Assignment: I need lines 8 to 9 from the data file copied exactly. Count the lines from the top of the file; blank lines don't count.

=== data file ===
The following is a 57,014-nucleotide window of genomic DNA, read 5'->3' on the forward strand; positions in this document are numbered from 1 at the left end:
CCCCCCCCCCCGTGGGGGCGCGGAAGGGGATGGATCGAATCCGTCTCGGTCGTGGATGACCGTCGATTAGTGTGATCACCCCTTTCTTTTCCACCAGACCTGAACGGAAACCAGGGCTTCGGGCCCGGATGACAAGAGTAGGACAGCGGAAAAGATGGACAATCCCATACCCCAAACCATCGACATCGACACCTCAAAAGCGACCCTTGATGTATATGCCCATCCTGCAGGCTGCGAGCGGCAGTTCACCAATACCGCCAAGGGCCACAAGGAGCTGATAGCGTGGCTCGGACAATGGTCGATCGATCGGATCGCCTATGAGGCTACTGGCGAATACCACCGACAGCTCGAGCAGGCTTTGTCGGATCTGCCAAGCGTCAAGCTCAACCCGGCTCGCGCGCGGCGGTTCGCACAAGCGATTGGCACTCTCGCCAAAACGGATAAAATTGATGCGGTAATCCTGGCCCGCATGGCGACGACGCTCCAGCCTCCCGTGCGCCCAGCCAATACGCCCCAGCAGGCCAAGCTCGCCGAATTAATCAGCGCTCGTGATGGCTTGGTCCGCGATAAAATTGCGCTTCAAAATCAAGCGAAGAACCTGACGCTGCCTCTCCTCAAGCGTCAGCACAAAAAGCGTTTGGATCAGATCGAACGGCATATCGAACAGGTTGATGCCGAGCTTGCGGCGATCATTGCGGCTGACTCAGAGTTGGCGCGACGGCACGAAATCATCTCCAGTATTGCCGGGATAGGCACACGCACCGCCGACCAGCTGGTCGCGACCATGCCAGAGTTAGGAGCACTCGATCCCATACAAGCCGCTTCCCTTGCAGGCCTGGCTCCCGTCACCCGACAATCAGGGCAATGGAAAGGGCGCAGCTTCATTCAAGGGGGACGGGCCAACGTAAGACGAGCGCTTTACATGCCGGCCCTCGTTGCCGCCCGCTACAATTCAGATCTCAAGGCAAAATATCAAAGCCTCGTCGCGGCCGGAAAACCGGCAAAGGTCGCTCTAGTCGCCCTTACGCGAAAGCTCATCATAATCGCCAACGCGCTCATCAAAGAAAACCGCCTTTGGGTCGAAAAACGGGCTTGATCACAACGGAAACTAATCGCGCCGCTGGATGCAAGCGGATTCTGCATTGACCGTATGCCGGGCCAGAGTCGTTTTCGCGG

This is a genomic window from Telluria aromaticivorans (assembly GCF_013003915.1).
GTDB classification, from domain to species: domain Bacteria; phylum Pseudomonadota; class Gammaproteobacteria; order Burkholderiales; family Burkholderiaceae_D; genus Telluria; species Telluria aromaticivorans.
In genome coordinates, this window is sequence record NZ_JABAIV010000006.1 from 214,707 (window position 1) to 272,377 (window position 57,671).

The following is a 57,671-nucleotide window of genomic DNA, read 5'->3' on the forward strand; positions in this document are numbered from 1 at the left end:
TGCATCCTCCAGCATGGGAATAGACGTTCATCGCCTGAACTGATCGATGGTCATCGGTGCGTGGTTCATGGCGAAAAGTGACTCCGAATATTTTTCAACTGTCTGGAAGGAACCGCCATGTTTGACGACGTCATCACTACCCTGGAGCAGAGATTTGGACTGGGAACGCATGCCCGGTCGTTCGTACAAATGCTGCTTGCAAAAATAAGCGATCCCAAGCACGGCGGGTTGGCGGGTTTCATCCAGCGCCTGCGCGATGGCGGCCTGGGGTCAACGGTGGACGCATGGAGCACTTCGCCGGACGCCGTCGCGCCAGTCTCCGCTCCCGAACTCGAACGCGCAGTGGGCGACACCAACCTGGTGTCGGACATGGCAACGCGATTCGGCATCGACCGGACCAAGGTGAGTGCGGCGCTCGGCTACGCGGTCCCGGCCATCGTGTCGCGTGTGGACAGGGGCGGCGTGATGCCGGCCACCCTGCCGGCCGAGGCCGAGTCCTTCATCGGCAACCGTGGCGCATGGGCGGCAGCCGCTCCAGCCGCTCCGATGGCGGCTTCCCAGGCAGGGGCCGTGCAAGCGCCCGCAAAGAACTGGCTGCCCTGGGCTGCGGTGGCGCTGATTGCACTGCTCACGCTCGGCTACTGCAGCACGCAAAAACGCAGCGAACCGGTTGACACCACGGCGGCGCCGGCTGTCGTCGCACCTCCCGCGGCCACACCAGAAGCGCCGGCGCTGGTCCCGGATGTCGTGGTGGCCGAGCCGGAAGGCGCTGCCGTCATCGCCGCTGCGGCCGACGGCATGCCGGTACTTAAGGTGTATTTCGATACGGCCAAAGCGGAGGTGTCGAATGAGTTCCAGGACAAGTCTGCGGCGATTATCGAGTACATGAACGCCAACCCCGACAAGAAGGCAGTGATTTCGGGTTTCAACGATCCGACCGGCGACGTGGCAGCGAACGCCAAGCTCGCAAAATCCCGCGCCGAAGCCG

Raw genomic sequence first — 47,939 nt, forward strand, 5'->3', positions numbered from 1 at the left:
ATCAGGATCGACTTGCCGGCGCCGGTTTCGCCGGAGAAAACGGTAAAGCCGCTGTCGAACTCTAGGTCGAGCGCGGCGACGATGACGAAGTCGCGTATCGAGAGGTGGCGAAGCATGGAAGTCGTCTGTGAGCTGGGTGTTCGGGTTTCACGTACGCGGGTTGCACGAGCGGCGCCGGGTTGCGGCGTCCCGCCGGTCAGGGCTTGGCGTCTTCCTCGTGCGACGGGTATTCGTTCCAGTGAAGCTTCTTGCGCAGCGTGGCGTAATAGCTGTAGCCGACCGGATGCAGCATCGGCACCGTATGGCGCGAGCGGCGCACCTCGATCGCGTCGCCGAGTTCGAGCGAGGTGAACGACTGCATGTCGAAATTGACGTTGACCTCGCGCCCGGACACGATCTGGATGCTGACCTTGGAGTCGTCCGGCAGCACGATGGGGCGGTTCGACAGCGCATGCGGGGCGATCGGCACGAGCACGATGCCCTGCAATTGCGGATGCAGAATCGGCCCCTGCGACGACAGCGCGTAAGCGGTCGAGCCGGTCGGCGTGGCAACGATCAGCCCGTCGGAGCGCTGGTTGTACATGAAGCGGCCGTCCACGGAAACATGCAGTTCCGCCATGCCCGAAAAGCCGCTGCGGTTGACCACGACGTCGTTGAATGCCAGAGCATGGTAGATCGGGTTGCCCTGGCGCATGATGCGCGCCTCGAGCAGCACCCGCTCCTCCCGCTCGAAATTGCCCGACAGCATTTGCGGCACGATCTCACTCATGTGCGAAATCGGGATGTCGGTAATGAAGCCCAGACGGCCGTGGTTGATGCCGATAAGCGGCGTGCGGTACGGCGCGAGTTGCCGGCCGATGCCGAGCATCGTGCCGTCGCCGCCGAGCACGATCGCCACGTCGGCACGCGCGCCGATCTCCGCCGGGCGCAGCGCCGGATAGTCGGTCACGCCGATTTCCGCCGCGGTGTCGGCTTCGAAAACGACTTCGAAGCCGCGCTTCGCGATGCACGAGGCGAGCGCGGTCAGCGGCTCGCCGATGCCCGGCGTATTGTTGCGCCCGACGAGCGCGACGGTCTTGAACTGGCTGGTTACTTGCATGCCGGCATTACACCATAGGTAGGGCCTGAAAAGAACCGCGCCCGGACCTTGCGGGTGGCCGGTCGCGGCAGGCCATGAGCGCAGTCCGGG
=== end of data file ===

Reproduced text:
Raw genomic sequence first — 47,939 nt, forward strand, 5'->3', positions numbered from 1 at the left:
ATCAGGATCGACTTGCCGGCGCCGGTTTCGCCGGAGAAAACGGTAAAGCCGCTGTCGAACTCTAGGTCGAGCGCGGCGACGATGACGAAGTCGCGTATCGAGAGGTGGCGAAGCATGGAAGTCGTCTGTGAGCTGGGTGTTCGGGTTTCACGTACGCGGGTTGCACGAGCGGCGCCGGGTTGCGGCGTCCCGCCGGTCAGGGCTTGGCGTCTTCCTCGTGCGACGGGTATTCGTTCCAGTGAAGCTTCTTGCGCAGCGTGGCGTAATAGCTGTAGCCGACCGGATGCAGCATCGGCACCGTATGGCGCGAGCGGCGCACCTCGATCGCGTCGCCGAGTTCGAGCGAGGTGAACGACTGCATGTCGAAATTGACGTTGACCTCGCGCCCGGACACGATCTGGATGCTGACCTTGGAGTCGTCCGGCAGCACGATGGGGCGGTTCGACAGCGCATGCGGGGCGATCGGCACGAGCACGATGCCCTGCAATTGCGGATGCAGAATCGGCCCCTGCGACGACAGCGCGTAAGCGGTCGAGCCGGTCGGCGTGGCAACGATCAGCCCGTCGGAGCGCTGGTTGTACATGAAGCGGCCGTCCACGGAAACATGCAGTTCCGCCATGCCCGAAAAGCCGCTGCGGTTGACCACGACGTCGTTGAATGCCAGAGCATGGTAGATCGGGTTGCCCTGGCGCATGATGCGCGCCTCGAGCAGCACCCGCTCCTCCCGCTCGAAATTGCCCGACAGCATTTGCGGCACGATCTCACTCATGTGCGAAATCGGGATGTCGGTAATGAAGCCCAGACGGCCGTGGTTGATGCCGATAAGCGGCGTGCGGTACGGCGCGAGTTGCCGGCCGATGCCGAGCATCGTGCCGTCGCCGCCGAGCACGATCGCCACGTCGGCACGCGCGCCGATCTCCGCCGGGCGCAGCGCCGGATAGTCGGTCACGCCGATTTCCGCCGCGGTGTCGGCTTCGAAAACGACTTCGAAGCCGCGCTTCGCGATGCACGAGGCGAGCGCGGTCAGCGGCTCGCCGATGCCCGGCGTATTGTTGCGCCCGACGAGCGCGACGGTCTTGAACTGGCTGGTTACTTGCATGCCGGCATTACACCATAGGTAGGGCCTGAAAAGAACCGCGCCCGGACCTTGCGGGTGGCCGGTCGCGGCAGGCCATGAGCGCAGTCCGGG